The Search Engines:
Finding What You Need on the World Wide Web
The World Wide Web has been called the largest functioning anarchy in
existence. This label is not far from the truth. The global size and open
nature of the Web are both its best and worst feature. It is a powerful
medium for self expression, providing anyone with Web access the opportunity
to make their voice heard. Unfortunately with so many voices being heard, it
can be hard to find what you want. This is where search engines come in
How Search Engines Work
Search engines collect and catalog the millions and millions of web pages
and assemble a searchable database of those pages. Gathering information on
these pages can be a daunting task. New web pages spring up constantly and
are taken down just as quickly. Search engines use two different methods to
gather information about new web pages.
Add URL Button
The first method relies on the web page designer to register the web page
with a search engine. For example, if you wish to register a new web page
with Yahoo, you would need to first select a suitable category from Yahoo's
list of available subjects. Once the category is selected, click on the "Add
URL" button and fill in information about the web page in the fields
provided. This method provides useful information about the site, but is
limited by the fact that many web pages are never registered. It also
requires you to register with several different search engines, typing in
the same information over and over again.
The second method used by search engines for gathering web page
information is called a "web spider." Web spiders are programs that scan for
new web pages continuously. Once a new page is found, the web spider gathers
information about the page and returns it to the search engine for
cataloging. Although this method is more thorough when gathering information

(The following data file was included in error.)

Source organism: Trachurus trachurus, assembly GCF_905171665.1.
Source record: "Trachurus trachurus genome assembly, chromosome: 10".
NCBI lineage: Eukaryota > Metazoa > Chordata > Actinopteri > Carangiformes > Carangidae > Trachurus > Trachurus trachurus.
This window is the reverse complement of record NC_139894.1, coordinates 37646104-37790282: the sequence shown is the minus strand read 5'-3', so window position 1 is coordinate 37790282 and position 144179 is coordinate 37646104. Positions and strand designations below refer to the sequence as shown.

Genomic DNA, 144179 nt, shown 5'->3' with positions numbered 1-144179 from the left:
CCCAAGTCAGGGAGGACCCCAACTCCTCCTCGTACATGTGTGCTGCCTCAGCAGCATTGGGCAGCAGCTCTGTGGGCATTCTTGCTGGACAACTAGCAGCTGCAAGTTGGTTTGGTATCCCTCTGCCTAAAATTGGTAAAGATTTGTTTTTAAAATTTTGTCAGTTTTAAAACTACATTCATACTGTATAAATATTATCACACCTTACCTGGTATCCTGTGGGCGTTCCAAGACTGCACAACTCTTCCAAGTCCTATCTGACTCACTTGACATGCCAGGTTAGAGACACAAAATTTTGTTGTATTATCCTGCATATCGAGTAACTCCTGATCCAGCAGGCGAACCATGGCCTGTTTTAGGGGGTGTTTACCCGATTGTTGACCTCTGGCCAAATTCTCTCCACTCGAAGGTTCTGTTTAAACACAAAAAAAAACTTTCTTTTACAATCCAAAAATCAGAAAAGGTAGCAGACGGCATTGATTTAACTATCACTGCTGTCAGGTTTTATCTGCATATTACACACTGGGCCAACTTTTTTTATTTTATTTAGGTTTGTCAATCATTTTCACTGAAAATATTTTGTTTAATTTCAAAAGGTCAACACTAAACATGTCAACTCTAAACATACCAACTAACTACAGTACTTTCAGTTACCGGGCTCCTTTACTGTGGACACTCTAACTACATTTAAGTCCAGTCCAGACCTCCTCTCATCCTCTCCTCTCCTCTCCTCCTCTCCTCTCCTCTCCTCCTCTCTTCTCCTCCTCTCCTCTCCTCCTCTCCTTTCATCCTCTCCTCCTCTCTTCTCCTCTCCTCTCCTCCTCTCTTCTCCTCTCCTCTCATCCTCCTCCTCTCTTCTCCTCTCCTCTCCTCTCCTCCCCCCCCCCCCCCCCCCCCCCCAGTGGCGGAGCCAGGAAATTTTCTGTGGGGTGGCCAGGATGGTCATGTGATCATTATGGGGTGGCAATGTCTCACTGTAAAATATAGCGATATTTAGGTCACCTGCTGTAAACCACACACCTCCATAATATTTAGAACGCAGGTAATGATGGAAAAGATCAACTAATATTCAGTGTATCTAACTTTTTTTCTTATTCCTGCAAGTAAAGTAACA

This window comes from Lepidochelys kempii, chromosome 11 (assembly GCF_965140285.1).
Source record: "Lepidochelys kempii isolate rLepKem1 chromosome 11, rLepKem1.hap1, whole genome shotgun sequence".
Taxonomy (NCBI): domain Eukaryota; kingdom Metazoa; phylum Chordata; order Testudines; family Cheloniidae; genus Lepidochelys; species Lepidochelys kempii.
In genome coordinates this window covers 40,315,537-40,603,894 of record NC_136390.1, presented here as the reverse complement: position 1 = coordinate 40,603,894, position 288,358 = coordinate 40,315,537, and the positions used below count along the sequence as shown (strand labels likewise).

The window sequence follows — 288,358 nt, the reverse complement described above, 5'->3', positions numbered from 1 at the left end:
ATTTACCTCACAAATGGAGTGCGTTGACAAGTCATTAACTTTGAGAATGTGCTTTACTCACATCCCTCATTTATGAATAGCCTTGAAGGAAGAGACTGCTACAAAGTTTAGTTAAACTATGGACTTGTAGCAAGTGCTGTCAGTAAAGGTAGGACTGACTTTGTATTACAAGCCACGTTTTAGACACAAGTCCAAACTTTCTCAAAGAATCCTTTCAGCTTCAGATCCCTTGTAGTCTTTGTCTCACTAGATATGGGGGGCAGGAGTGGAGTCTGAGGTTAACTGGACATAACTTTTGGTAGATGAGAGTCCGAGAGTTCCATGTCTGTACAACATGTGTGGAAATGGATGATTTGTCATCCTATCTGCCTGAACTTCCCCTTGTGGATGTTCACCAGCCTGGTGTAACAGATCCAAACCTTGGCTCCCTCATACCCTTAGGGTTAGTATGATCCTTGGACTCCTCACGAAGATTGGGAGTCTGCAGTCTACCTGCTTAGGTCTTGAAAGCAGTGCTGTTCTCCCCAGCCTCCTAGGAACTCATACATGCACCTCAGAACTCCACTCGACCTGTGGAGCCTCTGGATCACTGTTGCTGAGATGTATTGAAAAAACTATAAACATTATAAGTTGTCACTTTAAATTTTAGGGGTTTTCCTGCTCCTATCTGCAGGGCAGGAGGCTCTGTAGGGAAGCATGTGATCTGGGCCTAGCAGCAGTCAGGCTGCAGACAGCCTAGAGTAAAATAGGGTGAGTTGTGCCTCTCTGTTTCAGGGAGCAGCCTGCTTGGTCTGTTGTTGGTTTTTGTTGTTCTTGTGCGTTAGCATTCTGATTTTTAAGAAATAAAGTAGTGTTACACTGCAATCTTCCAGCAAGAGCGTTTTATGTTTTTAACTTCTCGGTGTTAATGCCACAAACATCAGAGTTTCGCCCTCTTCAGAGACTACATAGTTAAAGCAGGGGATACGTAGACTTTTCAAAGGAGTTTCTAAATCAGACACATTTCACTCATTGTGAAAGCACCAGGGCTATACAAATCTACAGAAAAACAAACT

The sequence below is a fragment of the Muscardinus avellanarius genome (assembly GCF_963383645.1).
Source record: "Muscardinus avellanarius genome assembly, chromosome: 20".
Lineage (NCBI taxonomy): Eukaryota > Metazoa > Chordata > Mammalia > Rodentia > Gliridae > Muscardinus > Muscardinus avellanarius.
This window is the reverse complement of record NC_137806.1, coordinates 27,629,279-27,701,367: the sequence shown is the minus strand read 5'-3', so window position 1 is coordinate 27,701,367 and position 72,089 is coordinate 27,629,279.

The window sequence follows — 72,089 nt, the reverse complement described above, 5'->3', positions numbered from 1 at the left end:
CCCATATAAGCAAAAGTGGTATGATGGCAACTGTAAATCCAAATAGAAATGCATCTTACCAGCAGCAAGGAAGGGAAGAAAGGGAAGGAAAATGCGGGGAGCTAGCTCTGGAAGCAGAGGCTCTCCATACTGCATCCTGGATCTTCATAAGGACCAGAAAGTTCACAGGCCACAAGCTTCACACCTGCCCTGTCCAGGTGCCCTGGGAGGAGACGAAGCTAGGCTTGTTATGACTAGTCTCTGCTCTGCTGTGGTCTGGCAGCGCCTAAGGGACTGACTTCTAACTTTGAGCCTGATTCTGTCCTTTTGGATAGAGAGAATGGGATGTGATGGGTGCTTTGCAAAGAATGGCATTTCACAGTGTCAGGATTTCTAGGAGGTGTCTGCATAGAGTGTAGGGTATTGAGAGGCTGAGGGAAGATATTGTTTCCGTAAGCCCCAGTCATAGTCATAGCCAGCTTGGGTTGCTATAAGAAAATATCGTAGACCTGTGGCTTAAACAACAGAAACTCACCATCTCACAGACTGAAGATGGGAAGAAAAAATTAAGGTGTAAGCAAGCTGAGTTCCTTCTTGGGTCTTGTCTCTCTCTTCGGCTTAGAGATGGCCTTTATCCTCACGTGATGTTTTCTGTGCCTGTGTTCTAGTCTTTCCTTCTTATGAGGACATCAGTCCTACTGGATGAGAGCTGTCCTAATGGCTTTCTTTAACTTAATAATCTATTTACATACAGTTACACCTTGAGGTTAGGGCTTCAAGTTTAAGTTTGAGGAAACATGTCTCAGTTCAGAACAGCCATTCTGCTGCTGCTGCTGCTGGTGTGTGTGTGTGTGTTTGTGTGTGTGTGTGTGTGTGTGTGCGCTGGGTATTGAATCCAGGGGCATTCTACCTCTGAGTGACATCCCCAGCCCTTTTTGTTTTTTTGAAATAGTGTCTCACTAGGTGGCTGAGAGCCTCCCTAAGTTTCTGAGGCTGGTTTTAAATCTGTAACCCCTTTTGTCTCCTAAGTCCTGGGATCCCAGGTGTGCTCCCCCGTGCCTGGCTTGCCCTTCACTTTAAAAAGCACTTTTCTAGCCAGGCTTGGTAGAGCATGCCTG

it is can be less accurate. Most web spiders look only at a few lines of
information on a page. This brief bit of information is used to create a
summary and assign key words for the page. The summaries often consist of
only the first paragraph of the page itself, so they are sometimes less than
The result of these two methods is that each search engine has different
Which Search Engine Should You Use?
It's helpful to try all the different search engines until you find one
you like. Here is a listing of a few search engines for you to try:
A Simple Search
Search engines have very similar features, a blank field to type in
search terms and a button to begin the search. For the following examples we
will be using Search.Com
The Search Button
In the case of a simple search we could type in the word "Orange" and hit
enter on the keyboard or click the search button. A search like this can
yield thousands of results from the color orange, the fruit, the movie
"Clockwork Orange" or any number of other "orange" things. The trick is to
narrow your search by using a more specific set of search criteria.
Narrowing Your Search
If you type in more than one search term, most search engines will give
results that contain both terms. For example, if we do a search and type in
"Orange Fruit," we have cut the number of results in half.
More Focused Search Results
If we type in "Orange Fruit Drink" we cut our results down even further.
The Expert Search
The next section of this article explains how to get the most out of an
Internet Search engine. Learn how to use Boolean language to create a